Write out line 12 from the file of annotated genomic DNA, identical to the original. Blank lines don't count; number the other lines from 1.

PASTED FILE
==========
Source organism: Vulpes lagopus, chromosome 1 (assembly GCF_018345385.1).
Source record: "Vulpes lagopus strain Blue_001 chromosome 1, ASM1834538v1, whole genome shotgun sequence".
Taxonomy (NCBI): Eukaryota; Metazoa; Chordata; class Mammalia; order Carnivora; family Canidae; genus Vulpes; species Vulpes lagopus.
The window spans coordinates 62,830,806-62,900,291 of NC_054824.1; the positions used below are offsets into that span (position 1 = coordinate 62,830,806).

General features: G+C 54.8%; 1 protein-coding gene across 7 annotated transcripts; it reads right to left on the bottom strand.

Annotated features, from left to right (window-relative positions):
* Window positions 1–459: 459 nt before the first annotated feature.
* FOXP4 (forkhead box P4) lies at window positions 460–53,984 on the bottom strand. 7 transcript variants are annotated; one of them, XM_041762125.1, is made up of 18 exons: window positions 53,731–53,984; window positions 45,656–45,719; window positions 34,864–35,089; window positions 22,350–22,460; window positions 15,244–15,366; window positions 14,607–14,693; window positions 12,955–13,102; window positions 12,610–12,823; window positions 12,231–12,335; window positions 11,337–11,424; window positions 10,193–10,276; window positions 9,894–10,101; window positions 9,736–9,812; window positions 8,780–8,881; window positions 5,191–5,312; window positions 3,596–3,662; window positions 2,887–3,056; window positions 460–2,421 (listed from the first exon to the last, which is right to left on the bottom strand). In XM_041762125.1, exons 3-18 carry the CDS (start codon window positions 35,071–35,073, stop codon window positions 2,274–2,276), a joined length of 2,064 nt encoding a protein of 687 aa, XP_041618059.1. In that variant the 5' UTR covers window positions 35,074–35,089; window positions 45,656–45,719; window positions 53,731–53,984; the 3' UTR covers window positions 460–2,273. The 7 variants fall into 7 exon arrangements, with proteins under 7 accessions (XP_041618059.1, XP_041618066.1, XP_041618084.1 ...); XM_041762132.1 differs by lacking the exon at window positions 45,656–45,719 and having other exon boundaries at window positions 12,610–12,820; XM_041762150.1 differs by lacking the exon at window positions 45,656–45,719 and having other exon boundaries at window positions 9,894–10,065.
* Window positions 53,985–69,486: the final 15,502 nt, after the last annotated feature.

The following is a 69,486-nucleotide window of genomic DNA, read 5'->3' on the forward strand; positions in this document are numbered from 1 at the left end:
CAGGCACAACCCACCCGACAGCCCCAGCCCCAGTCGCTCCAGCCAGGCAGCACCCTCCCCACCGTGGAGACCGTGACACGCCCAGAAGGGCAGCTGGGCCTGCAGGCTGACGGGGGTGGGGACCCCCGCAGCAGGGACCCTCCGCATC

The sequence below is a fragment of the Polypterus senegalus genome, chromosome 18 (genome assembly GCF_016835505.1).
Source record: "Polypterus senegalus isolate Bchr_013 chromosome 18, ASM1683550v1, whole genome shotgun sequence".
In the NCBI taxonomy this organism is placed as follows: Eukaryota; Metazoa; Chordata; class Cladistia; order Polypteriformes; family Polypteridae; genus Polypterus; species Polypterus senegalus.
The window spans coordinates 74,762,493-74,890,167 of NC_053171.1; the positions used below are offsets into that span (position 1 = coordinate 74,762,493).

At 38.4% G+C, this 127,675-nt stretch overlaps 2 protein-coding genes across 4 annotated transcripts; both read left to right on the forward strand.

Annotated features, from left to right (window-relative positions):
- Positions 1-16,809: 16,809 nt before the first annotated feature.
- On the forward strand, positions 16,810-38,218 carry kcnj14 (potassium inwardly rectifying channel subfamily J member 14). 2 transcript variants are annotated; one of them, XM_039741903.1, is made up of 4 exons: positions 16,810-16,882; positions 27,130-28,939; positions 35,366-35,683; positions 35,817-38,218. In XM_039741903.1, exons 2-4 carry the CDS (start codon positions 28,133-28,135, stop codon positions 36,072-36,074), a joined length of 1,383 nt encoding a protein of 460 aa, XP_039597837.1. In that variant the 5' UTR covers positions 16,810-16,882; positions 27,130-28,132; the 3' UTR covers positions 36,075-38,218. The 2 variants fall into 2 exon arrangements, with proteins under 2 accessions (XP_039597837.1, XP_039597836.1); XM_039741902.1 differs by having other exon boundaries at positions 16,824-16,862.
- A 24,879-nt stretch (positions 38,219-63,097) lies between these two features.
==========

The sequence below is a fragment of the Polypterus senegalus genome, chromosome 18 (genome assembly GCF_016835505.1).